Microeconomic Theory II for PhD students starts again on Tuesday here at Temple University. I intend to talk about understanding economics as a way to (i) see clearly what the objectives are (whether they come from us as economists or not), (ii) see how the aggregation of many persons’ aims is fraught with terrible difficulties (Arrow’s impossibility theorem), and (iii) introduce the idea of incentives as something that needs alignment with the aims, which alignment may be very hard to achieve in a society (Gibbard-Satterthwaite theorem). I have made my lecture notes available here (warning: terse and notation-heavy stuff, be patient in reading).
Lest this sound like an impossible paragraph, let me hasten to follow it by one in plain English. To this end, I will point first to Princeton economics professor Uwe Reinhardt’s very recent posting in the Economix blog of the New York Times. Please do read it before continuing to read this post.
In this very good piece, Professor Reinhardt points out how often the term “efficiency” is trotted out to make audiences feel that the economist speaker/writer addressing them is making an objective, scientific claim. Not so fast! Efficiency, in the technical sense of economics (“Pareto efficiency”), means that a state of affairs prevails in the economy so that there is no feasible change that will improve the welfare of at least one person while harming no one.
Think about it for a second; it sounds appealing, at first. Why not aim to extinguish the “welfare waste” that inefficient states possess?
But it is not so easy. Nobel laureate Amartya K. Sen has classic criticisms (see his Nobel lecture, page 198 and onwards, or look up his 1977 classic paper, “Rational Fools”) of efficiency. (He is not the only one, but he is quite probably the most respected scholar, among economists, who has such criticisms.) The Rational Fools paper, if memory serves me right, is the one that pointed out that the state of affairs in which Roman Emperor Nero would have been prevented from having Rome set afire as a background to his lyre playing, would entail a loss of welfare for Nero (never mind that it would improve the welfare of thousands of Roman citizens) and therefore it would not be an improvement in efficiency over the historical state of affairs, in which Nero did enjoy performing his ode while Rome burned. Pretty much every person’s sense of fairness would find this repugnant, which points out one particular, often glaring, way that economic efficiency hides a strong value judgment, that says “don’t you dare hurt anyone, no matter privileged, to help any number of people, however non-privileged or deserving”.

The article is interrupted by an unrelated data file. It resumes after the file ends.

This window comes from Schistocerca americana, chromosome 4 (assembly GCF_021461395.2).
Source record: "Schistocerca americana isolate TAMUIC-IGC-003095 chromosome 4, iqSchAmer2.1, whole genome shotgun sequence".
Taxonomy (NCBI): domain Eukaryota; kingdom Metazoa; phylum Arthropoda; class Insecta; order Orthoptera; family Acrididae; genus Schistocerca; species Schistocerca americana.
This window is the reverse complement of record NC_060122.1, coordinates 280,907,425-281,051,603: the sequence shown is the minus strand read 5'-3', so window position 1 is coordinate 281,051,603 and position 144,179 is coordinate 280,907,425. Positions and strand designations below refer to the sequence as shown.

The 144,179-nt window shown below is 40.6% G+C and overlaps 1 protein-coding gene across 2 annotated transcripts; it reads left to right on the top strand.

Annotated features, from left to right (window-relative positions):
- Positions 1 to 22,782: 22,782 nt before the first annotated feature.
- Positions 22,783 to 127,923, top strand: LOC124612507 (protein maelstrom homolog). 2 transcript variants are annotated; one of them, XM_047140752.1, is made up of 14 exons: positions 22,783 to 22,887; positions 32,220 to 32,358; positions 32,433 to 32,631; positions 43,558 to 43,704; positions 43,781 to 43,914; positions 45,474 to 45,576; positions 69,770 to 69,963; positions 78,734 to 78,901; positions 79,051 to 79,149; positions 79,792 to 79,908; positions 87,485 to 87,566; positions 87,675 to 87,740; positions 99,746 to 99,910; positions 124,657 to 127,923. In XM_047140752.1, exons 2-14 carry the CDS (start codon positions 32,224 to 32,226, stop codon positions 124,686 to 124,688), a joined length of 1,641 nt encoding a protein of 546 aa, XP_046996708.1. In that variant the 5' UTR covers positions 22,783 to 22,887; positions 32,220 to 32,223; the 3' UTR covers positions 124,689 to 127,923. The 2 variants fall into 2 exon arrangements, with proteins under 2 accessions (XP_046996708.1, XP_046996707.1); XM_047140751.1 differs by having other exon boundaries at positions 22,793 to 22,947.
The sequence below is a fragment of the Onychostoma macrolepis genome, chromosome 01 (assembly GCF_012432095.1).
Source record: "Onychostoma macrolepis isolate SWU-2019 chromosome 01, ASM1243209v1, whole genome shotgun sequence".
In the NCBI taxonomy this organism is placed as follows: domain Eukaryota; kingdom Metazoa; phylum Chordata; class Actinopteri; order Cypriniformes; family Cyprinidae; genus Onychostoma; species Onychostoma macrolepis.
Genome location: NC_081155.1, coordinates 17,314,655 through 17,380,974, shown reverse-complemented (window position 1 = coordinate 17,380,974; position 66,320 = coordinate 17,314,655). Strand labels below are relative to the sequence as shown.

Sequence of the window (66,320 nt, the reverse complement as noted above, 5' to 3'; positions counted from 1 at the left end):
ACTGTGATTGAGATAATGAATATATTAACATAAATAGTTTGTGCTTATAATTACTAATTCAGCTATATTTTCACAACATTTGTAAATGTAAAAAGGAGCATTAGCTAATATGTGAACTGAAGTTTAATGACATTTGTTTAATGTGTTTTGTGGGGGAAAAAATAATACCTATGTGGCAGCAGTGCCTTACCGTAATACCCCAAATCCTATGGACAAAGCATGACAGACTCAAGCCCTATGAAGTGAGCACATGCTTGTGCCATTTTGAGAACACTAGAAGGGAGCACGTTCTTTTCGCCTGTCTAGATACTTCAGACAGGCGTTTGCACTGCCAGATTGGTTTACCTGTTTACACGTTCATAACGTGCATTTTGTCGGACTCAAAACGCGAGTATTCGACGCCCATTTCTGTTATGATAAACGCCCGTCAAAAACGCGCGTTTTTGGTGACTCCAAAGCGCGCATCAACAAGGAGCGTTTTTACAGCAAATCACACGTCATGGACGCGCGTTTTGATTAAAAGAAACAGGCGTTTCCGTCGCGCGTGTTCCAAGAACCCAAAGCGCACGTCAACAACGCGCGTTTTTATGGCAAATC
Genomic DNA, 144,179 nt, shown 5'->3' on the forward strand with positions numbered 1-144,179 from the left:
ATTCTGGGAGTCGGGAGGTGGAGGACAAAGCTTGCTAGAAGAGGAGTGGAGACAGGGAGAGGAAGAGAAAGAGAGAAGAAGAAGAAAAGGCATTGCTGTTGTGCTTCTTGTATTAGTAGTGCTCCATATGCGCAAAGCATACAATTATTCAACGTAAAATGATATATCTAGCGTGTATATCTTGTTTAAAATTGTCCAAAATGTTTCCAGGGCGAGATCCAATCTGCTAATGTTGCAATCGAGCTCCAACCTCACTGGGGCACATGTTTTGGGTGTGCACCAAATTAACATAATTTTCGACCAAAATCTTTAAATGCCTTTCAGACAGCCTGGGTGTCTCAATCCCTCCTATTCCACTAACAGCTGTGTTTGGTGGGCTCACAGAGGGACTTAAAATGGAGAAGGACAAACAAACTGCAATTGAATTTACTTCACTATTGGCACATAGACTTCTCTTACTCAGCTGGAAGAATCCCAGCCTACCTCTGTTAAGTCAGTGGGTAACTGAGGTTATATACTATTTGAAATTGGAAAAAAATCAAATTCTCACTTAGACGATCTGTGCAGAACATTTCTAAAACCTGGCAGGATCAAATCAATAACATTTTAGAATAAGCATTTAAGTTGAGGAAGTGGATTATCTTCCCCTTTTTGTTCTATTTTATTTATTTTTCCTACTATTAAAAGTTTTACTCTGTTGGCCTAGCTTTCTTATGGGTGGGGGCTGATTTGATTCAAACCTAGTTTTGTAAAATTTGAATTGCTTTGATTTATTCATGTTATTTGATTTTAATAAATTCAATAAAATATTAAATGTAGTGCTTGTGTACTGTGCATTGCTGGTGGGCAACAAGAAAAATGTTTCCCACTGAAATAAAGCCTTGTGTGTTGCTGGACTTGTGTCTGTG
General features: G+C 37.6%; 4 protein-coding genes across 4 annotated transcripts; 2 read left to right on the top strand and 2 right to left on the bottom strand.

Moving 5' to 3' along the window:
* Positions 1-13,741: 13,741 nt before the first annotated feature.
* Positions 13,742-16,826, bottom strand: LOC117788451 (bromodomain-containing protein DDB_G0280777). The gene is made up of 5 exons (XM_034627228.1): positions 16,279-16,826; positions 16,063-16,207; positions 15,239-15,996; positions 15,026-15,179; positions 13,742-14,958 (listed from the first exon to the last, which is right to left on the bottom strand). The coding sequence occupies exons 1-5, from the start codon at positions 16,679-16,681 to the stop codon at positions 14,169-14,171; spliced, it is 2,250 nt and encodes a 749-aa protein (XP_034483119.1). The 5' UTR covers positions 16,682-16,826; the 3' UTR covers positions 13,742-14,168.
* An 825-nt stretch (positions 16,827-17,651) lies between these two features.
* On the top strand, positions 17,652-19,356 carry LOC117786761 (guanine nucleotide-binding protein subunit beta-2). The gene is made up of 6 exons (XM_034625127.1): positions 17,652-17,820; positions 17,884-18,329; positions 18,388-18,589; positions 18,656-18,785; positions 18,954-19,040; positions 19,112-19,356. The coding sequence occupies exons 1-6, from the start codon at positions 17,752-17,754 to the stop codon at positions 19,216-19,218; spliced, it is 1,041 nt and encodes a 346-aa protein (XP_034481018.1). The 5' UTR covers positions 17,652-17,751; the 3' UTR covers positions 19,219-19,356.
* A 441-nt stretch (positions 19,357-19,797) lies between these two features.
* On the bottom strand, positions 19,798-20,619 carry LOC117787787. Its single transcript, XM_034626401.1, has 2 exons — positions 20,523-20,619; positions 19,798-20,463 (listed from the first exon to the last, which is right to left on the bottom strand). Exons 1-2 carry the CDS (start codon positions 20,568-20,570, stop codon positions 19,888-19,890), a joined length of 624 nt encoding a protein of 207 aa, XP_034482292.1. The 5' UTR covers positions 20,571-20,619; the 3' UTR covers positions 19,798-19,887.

Worse still, economists are blithely using “efficiency” to justify all sorts of policy suggestions, and as a benchmark in countless papers. I hope this post has helped at least one consumer of writings of economists become more critical of this practice.
For a bit more about this, please check out my writing on public economic on this page.
4 thoughts on “Efficiency: A Term to Use Sparingly”
Steve Landsburg responded to Reinhardt's piece here: http://www.thebigquestions.com/2010/08/30/efficie…
Reinhardt responds back in the comments section.
Stopping Nero's playing would be efficient because Romans experienced disutility from knowing he played. Perhaps insisting he play secretly would be more efficient though.
Well, "efficient enough" does not literally make sense; an allocation either is Pareto efficient or it is not. Also, no matter how other Romans felt about Nero's playing, stopping him would not be a Pareto improvement as long as it would drop him to a lower indifference curve. Thanks for the link to Lansburg's piece.
"stopping him would not be a Pareto improvement as long as it would drop him to a lower indifference curve"
My mistake, I was thinking of a potential Pareto improvement. The Romans could compensate him with higher taxes but this introduces transactions costs and could encourage Nero to invent antisocial desires in order to get more transfer payments.